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BMP image files reading

This is a discussion on BMP image files reading within the C Programming forums, part of the General Programming Boards category; You should not be doing an fread() before checking whether the file opened....

  1. #16
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    You should not be doing an fread() before checking whether the file opened.

  2. #17
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    Quote Originally Posted by nonoob View Post
    It's better to use 'long' because 'int' may have different sizes depending on platform.
    The same can be said about long too. It could be larger than 32 bits on some platforms. I know of one platform where a long is 36 bits wide!

    It's better to read the data into a char buffer and extract the values from it. This solves all of the problems of data sizes and endianness.

    Edit: Salem already mentioned this technique and provided sample code. You should follow that advice.
    Last edited by christop; 08-30-2012 at 10:50 AM.

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    thanks a lot - and yeah im aware of the few little issues (with fread before open and %d instead of %u for unsigned int - though that was just a quick test to see if i was getting right values and not really necessary for the full program)...after further reading and stuff (thanks salem, and other sources) i now understand the issues with endianness. Could someone further explain the technique of reading in to a char buffer/array ? i attempted it and whilst the B and M values were stored correctly...im guessing (due to my results), that simply doing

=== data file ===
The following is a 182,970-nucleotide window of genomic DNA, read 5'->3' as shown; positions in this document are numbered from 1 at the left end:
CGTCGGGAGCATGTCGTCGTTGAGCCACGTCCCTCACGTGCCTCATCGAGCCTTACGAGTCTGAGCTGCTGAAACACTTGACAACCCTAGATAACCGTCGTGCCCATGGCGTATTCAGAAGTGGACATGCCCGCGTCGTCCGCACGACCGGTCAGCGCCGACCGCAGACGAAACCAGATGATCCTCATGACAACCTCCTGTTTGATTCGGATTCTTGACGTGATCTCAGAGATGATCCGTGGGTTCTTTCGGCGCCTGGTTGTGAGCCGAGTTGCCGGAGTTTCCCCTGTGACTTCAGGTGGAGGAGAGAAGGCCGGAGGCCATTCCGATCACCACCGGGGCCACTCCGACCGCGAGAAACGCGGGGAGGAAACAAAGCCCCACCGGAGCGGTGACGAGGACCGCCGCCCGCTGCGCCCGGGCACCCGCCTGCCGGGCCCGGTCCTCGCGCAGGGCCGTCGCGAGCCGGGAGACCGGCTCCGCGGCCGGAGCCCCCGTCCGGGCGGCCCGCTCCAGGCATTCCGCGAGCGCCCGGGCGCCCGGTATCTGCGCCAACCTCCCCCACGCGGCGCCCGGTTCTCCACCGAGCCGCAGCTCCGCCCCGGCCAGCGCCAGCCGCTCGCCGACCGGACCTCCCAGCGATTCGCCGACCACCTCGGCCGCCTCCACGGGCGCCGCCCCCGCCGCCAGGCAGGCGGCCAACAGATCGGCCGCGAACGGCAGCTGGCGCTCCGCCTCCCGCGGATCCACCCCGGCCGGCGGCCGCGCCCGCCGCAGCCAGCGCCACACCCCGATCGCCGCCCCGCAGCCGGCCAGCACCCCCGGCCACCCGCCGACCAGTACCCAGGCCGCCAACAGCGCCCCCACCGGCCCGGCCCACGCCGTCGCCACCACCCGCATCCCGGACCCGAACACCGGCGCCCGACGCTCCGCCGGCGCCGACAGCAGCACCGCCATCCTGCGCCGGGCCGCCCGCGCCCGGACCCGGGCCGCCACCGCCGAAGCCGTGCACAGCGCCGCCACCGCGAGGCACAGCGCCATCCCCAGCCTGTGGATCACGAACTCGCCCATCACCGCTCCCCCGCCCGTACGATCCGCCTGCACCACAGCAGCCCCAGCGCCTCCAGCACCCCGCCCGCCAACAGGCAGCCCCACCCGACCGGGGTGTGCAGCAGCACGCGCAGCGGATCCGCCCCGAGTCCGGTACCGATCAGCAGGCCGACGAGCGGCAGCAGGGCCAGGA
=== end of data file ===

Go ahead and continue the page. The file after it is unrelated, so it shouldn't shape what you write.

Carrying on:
Code:
     unsigned char array[5];                  /* ignore code (incorrect) - should be 14 size etc   */
                                    
     fread(array, 1, sizeof(array), image); 
                       
                data.fileMarker1 = array[0];
                data.fileMarker2 = array[1];
                data.bfSize = array[2];
                data.unused1 = array[3];
                data.unused2 = array[4];
                data.imageDataOffset = array[5];
    (for the fileheader/first structure) is incorrect.

    Salem's example of the code uses bit-shifting - is that necessary if so, why? Sorry if this seem obvious to some.

    EDIT: upon further research, i realised the size of the array should obviously be sizeof(header) (the struct) which is 14...however, im still not 100% sure as to how to assign each member correctly (which is obviously the issue regarding my incorrect results and code). Has to do with the size of each data type in the struct > so for data.imageDataOffset, could i just assign it to the 10th member of the array, or is that the incorrect way of going about it, and bit shifting should be used instead
    Last edited by igor; 09-04-2012 at 01:45 AM.

  4. #19
    and the hat of wrongness Salem's Avatar